It was fastest in 720p mode, where it started drawing pixels 55ms after the frame was sent to the TV. It was a tiny bit slower in 1080p and 480p, though the random variability in input lag means that a difference of a couple milliseconds could just be noise. At least it was a fast deinterlacer taking somewhere between 13 and 16ms longer to render 480i than 480p. But with such high totals it doesn't matter.

Response time

This TV uses a pulsing backlight which means that it's almost like a CRT: each pixel is lit ever 8ms, and is dark otherwise.  That pulsing seems to roughly match the amount of time it takes a pixel to switch from black to white (or back), as well. You'd hope this meant very smooth clear motion, but I didn't really see any evidence of that. Sometimes specs are not the whole story. 

Results compared to other displays

To allow quick comparison between many displays I've summarized the results across all the displays I've personally tested with the piLagTester Pro.  Min lag is the first response at the bottom of the screen; real lag is the full response at the top. Numbers in red denote average values that can vary by up to 8ms between power cycles. 

DisplayYear made (TV?)Native Resnative min lag480i real lag480p real lag720p real lag1080p real lagnative response timenative scan out
Dell U2410 (game)20101080p4.062.228.326.526.56.0016.20
Panasonic TH-58PE75U2008720p28.
Corprit D157 (hdmi)20211080p3.134.934.834.633.916.2515.13
Dell E198FPb20081024p2.739.035.05.0012.70
Samsung S27C23020141080p2.936.636.137.018.2514.97
Vizio E470VL (vga)20111080p22.
Dell U2410 (sRGB)20101080p20.562.445.
Vizio VO370M20101080p2.583.
RCA L40FHD4120101080p20.365.
Sony 40VL130 (game)20081080p22.866.349.047.347.39.0815.43
Polaroid FLM-373B2007720p28.
Emprex HD 32022007720p27.0126.
Philips 42PFL3603D/F720091080p29.
LG 42LC2D2006720p28.354.650.850.46.3015.95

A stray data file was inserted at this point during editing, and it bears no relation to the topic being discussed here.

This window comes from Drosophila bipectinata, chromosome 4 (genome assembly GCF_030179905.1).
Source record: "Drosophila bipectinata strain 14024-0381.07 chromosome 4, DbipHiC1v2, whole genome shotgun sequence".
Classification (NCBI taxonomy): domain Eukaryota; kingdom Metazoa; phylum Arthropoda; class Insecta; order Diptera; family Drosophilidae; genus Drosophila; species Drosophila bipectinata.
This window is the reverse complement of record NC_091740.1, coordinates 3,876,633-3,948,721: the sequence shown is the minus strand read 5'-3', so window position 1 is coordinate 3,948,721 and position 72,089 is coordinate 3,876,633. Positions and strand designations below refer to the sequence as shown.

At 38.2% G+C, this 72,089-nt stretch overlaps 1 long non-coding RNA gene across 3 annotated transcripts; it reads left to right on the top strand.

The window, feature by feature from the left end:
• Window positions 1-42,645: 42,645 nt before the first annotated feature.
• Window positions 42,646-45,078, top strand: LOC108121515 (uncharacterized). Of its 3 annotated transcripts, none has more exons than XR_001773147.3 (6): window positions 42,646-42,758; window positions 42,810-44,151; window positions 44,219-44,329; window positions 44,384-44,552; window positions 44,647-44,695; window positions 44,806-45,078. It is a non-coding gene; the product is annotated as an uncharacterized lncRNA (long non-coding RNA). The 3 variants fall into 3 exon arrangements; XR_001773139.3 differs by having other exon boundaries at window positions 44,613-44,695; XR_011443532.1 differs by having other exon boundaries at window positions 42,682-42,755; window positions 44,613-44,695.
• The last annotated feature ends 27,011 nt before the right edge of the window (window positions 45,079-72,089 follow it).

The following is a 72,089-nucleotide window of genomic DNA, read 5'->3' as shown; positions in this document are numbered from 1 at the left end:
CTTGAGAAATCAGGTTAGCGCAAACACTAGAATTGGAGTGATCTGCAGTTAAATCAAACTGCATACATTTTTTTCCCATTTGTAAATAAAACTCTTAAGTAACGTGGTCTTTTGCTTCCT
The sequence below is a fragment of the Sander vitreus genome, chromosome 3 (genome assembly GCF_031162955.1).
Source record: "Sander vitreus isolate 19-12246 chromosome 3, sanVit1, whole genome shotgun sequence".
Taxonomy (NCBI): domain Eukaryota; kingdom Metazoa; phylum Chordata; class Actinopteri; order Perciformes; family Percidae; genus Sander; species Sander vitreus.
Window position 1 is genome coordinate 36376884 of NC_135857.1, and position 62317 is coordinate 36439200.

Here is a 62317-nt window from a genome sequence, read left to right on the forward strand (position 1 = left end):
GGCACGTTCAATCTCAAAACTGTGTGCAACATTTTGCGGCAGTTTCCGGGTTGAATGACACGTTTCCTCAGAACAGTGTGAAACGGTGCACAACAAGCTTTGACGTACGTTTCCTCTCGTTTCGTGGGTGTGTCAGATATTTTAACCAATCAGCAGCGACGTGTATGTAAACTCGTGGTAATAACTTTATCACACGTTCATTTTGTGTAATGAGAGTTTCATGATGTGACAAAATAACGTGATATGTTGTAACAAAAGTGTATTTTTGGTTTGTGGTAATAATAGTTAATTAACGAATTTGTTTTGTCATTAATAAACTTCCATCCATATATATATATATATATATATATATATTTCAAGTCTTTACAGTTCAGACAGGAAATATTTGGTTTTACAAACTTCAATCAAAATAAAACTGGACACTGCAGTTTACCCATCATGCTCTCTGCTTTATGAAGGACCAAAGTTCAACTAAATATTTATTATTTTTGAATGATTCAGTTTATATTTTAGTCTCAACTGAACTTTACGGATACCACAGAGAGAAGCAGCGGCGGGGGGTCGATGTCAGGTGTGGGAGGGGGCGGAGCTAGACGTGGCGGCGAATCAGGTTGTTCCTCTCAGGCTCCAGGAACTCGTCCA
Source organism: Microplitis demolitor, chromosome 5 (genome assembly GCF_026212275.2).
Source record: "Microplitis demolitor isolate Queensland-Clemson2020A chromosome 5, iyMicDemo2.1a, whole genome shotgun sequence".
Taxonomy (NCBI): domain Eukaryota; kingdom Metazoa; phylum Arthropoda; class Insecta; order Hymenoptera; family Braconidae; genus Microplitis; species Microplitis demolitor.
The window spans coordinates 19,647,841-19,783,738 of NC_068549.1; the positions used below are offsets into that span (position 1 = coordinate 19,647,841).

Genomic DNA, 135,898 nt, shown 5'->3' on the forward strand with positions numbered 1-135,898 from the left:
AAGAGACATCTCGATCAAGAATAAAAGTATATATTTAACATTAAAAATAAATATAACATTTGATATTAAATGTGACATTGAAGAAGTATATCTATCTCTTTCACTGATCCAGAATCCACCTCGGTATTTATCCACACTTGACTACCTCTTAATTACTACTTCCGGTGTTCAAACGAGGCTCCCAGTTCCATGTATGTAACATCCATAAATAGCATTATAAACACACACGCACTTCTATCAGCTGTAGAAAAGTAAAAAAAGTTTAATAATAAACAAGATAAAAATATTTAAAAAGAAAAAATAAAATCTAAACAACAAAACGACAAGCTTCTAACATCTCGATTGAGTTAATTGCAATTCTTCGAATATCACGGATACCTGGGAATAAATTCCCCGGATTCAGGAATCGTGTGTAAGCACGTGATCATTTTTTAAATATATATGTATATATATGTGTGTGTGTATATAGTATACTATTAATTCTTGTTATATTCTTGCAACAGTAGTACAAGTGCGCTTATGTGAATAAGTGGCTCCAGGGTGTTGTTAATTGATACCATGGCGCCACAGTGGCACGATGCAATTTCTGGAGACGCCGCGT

GPX TDE3245W2016720p28.0102.
Sony KDL-46EX40020101080p28.
Vizio VO22L FHDTV10A2008720p28.
Sharp LC-C3234U2009720p33.083.666.664.615.0016.60
Toshiva 46L5200U20131080p55.
Sony 40S20L12007720p48.490.172.973.49.6014.00
Samsung HP-T425420111080p69.794.
LG 47LW6500-UA20121080p66.6149.7149.081.780.92.2711.83
Vizio E470VL (hdmi)20111080p69.0128.

This list is sorted by the 720p "real lag", since every display supports 720p.

Note that sorting by real lag really helps this TV because it has the 8ms scan out. It's also slightly faster in 720p mode for whatever reason. Nonetheless, it's still near the bottom of the TVs I've tested. 


This tv has bad lag, and only ok upscaling for 480/720p. It is pixel perfect for 1080p, but you'd have to be a RPG only player to want to use a set with this kind of lag for gaming.

If you do decide to get this for some reason, make sure it has a remote. In a fit of marketing buzzword compliance, it uses capacitive buttons on the set itself, making it nearly impossible to find the buttons and/or press them one at a time. 

Other models (to avoid)

I only tested input lag on the 46L5200U, but I would expect that the 40L5200U and 50L5200U would perform the same, based on similarity of the model numbers and specs, just with different sized pixels.  There's also 3D variants which might use the same panel drivers: 42L6200U, 47L6200U, and 55L6200U. These are also 120hz panels; but do differ in the number of HDMI inputs so who knows.  Honestly, I'd just avoid all Toshiba TVs from this era based on how poor this one behaved.